Throughout the 2019 season I kept track of a stat called Expected Points (xPoints). xPoints is the number of points we would expect a driver to earn in a race based on their average track position during the race. The intuition behind xPoints is that crashes, mechanical failures, slow pit-stops, and more “bad luck” don’t reflect a driver’s true skill: these sources of bad luck are factored into traditional stats like average finishing position and the points table overall. A driver’s true skill can be measured by how they ran throughout the entirety of a race, not just by how they finished — or didn’t finish.
So, does measuring xPoints add to our IndyCar knowledge?
In short, yes. One hallmark of xPoints is that it reflects the number of points we’d expect a driver to earn in a race and throughout the course of a season. If a driver is over performing their xPoints, they’ve been pretty lucky and might be performing better than we’d expect them to in the future. And if a driver is under performing their xPoints, they’ve been unlucky and we’d expect that to revert back to the mean in the future and their results to pick up.
A natural testing place for this is with full season results. I split the 2019 season in two parts: races 1-8 are the first half of the season and races 9-17 are the second half. I then measured the correlation (how related two variables are) between xPoints in the first half of the season vs. actual points in the second half of the season. For good measure I compared this to the correlation between actual points in the first half of the season vs. actual points in the second half of the season for each driver. If first half actual points are a better predictor of second half points than xPoints is, then maybe it’s not worth it to measure.
So, what were the results?
Correlation between first half xPoints and second half actual points: .84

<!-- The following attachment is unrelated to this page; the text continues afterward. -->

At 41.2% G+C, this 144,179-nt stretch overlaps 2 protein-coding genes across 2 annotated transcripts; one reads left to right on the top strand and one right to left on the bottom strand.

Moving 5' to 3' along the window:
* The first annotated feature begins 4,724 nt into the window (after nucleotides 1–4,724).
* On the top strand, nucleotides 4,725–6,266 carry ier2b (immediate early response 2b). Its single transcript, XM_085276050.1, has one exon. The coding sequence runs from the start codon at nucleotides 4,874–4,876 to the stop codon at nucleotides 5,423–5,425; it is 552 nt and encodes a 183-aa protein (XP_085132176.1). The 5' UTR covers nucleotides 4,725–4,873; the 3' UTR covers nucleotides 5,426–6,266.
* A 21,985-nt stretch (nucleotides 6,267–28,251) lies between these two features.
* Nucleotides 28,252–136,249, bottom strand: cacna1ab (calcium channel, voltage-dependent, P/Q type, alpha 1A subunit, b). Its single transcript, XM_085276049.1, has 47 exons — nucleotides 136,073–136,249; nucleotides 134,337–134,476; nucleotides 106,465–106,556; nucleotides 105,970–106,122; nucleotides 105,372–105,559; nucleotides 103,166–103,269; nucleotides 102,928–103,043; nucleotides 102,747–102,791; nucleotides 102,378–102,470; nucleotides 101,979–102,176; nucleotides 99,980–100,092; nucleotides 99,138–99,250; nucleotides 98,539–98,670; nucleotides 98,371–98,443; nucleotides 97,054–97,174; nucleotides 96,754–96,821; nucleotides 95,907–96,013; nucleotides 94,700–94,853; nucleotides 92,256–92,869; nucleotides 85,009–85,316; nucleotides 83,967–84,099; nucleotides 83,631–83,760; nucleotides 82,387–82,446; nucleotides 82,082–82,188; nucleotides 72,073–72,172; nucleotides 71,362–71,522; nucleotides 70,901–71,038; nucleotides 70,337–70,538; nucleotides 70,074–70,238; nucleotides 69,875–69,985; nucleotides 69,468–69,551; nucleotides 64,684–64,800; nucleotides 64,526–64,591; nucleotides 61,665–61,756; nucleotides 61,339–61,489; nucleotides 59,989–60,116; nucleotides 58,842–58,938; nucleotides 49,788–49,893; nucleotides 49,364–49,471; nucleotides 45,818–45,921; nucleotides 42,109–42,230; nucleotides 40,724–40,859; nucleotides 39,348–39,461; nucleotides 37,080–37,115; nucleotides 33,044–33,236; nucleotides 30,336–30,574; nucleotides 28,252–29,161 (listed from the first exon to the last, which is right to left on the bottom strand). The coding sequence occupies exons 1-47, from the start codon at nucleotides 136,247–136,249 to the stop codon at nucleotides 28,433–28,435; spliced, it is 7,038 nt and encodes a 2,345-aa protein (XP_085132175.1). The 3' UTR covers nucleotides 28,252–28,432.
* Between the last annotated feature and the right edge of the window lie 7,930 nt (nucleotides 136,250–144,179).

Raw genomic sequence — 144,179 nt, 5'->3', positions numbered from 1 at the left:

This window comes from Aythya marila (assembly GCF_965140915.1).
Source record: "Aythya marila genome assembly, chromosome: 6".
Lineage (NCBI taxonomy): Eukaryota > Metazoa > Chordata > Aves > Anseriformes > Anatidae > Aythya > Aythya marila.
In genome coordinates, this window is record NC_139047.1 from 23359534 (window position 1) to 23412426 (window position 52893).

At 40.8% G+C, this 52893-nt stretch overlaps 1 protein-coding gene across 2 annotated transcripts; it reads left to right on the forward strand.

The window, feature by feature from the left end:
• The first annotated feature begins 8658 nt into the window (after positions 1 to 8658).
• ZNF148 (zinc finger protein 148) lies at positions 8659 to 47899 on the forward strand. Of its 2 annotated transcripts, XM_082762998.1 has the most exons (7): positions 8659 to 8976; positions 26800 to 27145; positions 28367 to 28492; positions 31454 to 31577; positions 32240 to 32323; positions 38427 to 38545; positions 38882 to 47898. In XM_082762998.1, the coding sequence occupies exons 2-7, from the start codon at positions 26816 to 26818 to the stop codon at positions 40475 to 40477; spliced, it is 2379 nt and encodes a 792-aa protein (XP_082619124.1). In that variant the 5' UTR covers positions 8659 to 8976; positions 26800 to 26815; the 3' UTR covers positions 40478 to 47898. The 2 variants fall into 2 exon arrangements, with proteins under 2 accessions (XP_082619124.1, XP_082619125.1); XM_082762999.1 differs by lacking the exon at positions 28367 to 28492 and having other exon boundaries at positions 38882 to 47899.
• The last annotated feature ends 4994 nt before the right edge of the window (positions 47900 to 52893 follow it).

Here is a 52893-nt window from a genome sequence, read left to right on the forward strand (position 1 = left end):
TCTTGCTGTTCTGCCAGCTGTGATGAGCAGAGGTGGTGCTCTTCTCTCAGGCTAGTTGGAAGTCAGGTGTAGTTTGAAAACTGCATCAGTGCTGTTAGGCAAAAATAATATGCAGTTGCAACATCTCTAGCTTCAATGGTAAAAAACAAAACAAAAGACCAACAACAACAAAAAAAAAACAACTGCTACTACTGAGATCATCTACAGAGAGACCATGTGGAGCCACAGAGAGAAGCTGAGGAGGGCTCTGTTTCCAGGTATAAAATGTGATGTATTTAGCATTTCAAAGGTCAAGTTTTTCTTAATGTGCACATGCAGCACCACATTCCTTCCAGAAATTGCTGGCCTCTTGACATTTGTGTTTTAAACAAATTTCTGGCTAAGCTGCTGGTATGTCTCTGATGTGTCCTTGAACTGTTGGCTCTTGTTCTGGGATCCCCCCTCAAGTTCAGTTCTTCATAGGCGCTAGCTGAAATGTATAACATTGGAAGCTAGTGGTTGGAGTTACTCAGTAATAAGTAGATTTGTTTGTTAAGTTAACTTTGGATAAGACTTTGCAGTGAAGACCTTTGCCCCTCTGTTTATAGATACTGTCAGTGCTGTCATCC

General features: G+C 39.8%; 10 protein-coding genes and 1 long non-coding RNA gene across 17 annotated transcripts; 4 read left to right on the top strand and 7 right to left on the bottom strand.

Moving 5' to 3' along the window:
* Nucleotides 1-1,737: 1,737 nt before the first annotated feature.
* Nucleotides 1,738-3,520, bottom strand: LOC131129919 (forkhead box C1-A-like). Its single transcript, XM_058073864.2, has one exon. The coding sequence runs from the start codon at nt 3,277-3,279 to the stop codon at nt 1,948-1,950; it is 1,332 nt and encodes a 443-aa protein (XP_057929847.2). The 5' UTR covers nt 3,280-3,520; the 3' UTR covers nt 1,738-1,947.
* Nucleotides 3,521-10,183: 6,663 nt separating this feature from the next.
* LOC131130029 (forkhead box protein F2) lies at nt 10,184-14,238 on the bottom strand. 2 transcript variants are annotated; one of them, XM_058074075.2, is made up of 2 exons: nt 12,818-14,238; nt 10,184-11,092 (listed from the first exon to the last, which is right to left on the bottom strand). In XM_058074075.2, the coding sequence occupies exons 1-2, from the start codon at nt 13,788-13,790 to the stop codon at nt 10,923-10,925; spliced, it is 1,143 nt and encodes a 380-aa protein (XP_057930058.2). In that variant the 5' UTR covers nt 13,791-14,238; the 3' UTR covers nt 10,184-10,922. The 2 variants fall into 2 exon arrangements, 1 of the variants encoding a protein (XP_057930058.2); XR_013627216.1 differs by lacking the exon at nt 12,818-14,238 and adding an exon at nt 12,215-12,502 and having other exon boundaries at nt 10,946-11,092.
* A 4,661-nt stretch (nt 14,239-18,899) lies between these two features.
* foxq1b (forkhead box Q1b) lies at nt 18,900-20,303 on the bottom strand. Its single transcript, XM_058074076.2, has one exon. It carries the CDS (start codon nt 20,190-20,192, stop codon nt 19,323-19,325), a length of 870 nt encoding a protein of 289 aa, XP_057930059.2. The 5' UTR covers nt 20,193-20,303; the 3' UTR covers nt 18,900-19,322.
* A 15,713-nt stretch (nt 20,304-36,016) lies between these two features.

Correlation between first half actual points and second half actual points: .75
The correlation between first half xPoints and second half actual points is higher than the correlation between first half actual points and second half actual points. Over 70% of the variation in second half actual points can be explained by first half xPoints, while only 56% of the variation in second half actual points can be explained by first half actual points. Put simply, a driver’s xPoints is a better predictor alone of how they will perform in the second half of the season than their actual number of earned points is.
This analysis was done using full-time drivers and included only the 2019 season, so the sample size is small but the results were statistically significant. For additional insight I also checked the correlation between a few other variables and second half actual points:
- First half Average Track Position (ATP) and second half actual points: -.8
- First half Average Finish Position (AFP) and second half actual points: -.65
These correlations are negative because a decrease in average track/finish position is associated with better race performances, but it’s really the absolute value of the number we are concerned with here. A driver’s ATP explains 64% of the variation in a driver’s second half actual points and is also a better predictor of second half actual points than first half actual points is. First half AFP explains just 42% of the variation in second half actual points and really isn’t that useful to us.
When it comes to evaluating how drivers are doing once this season gets underway, be sure to come back and follow the xPoints stat posted on our page here.
Photo: Joe Skibinski/IndyCar
One thought on “What Can We Expect from Expected Points?”